No problem. The message indicates that the kernel is loaded, but can’t find the root device (aka hard drive partition) where your system is installed. So to reiterate, that means that grub was able to connect to the iSCSI partition and load the kernel image, but the kernel couldn’t connect to/find the partition.

          First, if you’re not using ISCSI_USERNAME and ISCSI_PASSWORD I would omit them.

          Second, when you drop to the shell, I would check /proc/modules for the open iscsi client

          cat /proc/modules | grep iscsi

          If it’s not there, you’ll need to go back and add that module to the kernel. Follow Part 3 in the tutorial after the section where it says DO NOT REBOOT.

          • Joseph Marlin

            I figured something out! Even though I keep putting placeholders for my passwords and usernames and UUIDs, this website is stripping them because it thinks they are HTML tags.

            I figured out the problem too, after a lot of investigating prompted by what you said. I noticed some references online to a /sbin/iscsistart file, which I didn’t have. Turns out that when you download open-iscsi from their website and then run make and make install, iscsistart is created, but not automatically copied to /sbin. So, I just installed the open-iscsi package via apt-get, and now things seem to be progressing better.

            Thanks so so much for your help!

  4. yang

    sorry to disturb you.when i boot my client machine,and connect to server through pxe,all work well,but when ipxe try to connect to iscsi, it returns a prompt”could not open san device, operation not permitted”

    can you give some addvice?

    • heathbar

      I would try booting to a live CD/USB on your client computer. Then go through the steps outlined in my second post ( Are you able to connect to the disk using this method? Whether you can or not, this will help you determine if you have a problem with the way iPXE is configured, or if the problem is how the iSCSI server is configured.

      Some other things to consider:

      • Do you have a firewall on the server (iSCSI target) that might be blocking access?
      • Did you use an iSCSI password? Is your password 12 characters long? Are you able to connect without a username/password?
      • Did you setup the correct network in /etc/iet/initiators.allow? Are you able to connect if you specify “ALL ALL” in /etc/iet/initiators.allow?
      • Does the tftp user have access to the folder where your iSCSI disk is stored?
  5. Craig

    How do you manage the situation where you have one dnsmasq instance serving multiple PCs that are doing iSCSI boots each to their own separate iSCSI target endpoint on the iSCSI target host? In other words, how would you map iSCSI targets to individual hosts who want to boot their own (separate) iSCSI endpoints?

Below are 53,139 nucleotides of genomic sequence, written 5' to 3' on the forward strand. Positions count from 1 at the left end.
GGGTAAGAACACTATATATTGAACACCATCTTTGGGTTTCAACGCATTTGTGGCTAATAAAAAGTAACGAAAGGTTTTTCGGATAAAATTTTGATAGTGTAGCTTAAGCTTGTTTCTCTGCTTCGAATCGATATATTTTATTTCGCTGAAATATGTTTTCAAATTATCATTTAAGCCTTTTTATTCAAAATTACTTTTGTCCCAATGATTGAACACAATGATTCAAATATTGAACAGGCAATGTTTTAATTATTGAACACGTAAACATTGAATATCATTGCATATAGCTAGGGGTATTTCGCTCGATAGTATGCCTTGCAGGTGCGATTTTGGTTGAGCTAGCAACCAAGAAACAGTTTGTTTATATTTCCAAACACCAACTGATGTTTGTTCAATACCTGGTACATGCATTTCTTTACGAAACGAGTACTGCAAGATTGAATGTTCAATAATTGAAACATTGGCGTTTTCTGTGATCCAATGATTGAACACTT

It seems like you would need to specify a compound conditional, using the MAC address, something like (making up some new syntax):


    But perhaps I am missing something entirely – any ideas? Thanks.

    • Craig

      Answered my own question. Replaced the third line (…tag:IPXEBOOT…) with (for example):


      I’ll also mention that I am using Ubuntu Server 12.04, and for the most part only had to run the steps in the first guide (setting up iSCSI Targets) and last guide (setting up dnsmasq & iPXE).

      The intermediary steps to perform the OS install were possible from the iSCSI support already built-in to the ubuntu server CD (so I didn’t need to do apt-get install on anything, it is all supported out of the box by the Ubuntu Server CD).

      You can do this by booting the Ubuntu Server CD, going through the install steps like normal, until you get to the partitioning menu. Choose ‘Manual’, then you can configure an iSCSI target directly through the Ubuntu installer without having to shell out anything. Then simply reboot and do your PXE boot and you’re done. (Also if your end goal is to use Ubuntu Desktop, you can simply install the desktop packages at this point and you will have a functioning desktop just as you would had you installed ubuntu desktop to begin with).

      • heathbar

        Thanks for the info, Craig.

  6. Art Perkins


    You’re weblinks appear to be broken now.


    • Heath